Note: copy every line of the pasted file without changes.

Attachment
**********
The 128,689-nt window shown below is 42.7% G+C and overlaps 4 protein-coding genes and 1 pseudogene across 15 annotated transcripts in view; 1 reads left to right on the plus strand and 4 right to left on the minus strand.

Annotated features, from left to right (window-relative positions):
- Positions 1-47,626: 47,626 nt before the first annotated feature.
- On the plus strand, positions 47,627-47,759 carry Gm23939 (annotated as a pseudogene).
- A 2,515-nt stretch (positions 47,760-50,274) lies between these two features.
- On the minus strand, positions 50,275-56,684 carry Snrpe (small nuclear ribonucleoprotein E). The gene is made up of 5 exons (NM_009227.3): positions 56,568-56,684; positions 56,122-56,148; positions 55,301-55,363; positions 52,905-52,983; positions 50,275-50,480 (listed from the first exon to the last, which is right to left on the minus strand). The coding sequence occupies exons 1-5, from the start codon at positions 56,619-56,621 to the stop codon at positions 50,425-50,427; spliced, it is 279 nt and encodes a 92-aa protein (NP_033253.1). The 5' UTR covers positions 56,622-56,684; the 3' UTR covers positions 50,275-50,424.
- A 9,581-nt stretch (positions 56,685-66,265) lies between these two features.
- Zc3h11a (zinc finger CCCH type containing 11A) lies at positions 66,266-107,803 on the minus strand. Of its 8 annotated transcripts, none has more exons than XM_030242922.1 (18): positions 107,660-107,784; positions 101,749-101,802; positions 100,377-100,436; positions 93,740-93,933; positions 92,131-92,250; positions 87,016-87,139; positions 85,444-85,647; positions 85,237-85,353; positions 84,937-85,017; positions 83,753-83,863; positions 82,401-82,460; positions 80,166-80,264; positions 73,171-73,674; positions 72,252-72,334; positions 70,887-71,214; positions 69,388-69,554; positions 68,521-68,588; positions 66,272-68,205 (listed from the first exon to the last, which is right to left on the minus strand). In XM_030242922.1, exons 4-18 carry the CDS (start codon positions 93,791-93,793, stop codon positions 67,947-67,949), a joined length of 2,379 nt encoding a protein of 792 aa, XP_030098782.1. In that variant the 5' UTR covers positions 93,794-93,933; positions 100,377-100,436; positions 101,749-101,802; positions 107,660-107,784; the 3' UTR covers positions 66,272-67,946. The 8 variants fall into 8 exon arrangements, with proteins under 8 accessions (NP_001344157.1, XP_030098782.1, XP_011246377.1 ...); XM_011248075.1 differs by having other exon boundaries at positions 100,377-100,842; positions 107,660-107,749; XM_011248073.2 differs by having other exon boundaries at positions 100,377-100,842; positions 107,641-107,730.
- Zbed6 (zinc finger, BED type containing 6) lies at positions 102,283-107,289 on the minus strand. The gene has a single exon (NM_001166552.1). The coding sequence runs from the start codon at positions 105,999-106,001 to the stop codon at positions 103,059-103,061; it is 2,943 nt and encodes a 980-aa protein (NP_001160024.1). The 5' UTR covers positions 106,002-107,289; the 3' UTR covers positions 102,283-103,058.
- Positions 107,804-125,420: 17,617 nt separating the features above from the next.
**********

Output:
The 128,689-nt window shown below is 42.7% G+C and overlaps 4 protein-coding genes and 1 pseudogene across 15 annotated transcripts in view; 1 reads left to right on the plus strand and 4 right to left on the minus strand.

Annotated features, from left to right (window-relative positions):
- Positions 1-47,626: 47,626 nt before the first annotated feature.
- On the plus strand, positions 47,627-47,759 carry Gm23939 (annotated as a pseudogene).
- A 2,515-nt stretch (positions 47,760-50,274) lies between these two features.
- On the minus strand, positions 50,275-56,684 carry Snrpe (small nuclear ribonucleoprotein E). The gene is made up of 5 exons (NM_009227.3): positions 56,568-56,684; positions 56,122-56,148; positions 55,301-55,363; positions 52,905-52,983; positions 50,275-50,480 (listed from the first exon to the last, which is right to left on the minus strand). The coding sequence occupies exons 1-5, from the start codon at positions 56,619-56,621 to the stop codon at positions 50,425-50,427; spliced, it is 279 nt and encodes a 92-aa protein (NP_033253.1). The 5' UTR covers positions 56,622-56,684; the 3' UTR covers positions 50,275-50,424.
- A 9,581-nt stretch (positions 56,685-66,265) lies between these two features.
- Zc3h11a (zinc finger CCCH type containing 11A) lies at positions 66,266-107,803 on the minus strand. Of its 8 annotated transcripts, none has more exons than XM_030242922.1 (18): positions 107,660-107,784; positions 101,749-101,802; positions 100,377-100,436; positions 93,740-93,933; positions 92,131-92,250; positions 87,016-87,139; positions 85,444-85,647; positions 85,237-85,353; positions 84,937-85,017; positions 83,753-83,863; positions 82,401-82,460; positions 80,166-80,264; positions 73,171-73,674; positions 72,252-72,334; positions 70,887-71,214; positions 69,388-69,554; positions 68,521-68,588; positions 66,272-68,205 (listed from the first exon to the last, which is right to left on the minus strand). In XM_030242922.1, exons 4-18 carry the CDS (start codon positions 93,791-93,793, stop codon positions 67,947-67,949), a joined length of 2,379 nt encoding a protein of 792 aa, XP_030098782.1. In that variant the 5' UTR covers positions 93,794-93,933; positions 100,377-100,436; positions 101,749-101,802; positions 107,660-107,784; the 3' UTR covers positions 66,272-67,946. The 8 variants fall into 8 exon arrangements, with proteins under 8 accessions (NP_001344157.1, XP_030098782.1, XP_011246377.1 ...); XM_011248075.1 differs by having other exon boundaries at positions 100,377-100,842; positions 107,660-107,749; XM_011248073.2 differs by having other exon boundaries at positions 100,377-100,842; positions 107,641-107,730.
- Zbed6 (zinc finger, BED type containing 6) lies at positions 102,283-107,289 on the minus strand. The gene has a single exon (NM_001166552.1). The coding sequence runs from the start codon at positions 105,999-106,001 to the stop codon at positions 103,059-103,061; it is 2,943 nt and encodes a 980-aa protein (NP_001160024.1). The 5' UTR covers positions 106,002-107,289; the 3' UTR covers positions 102,283-103,058.
- Positions 107,804-125,420: 17,617 nt separating the features above from the next.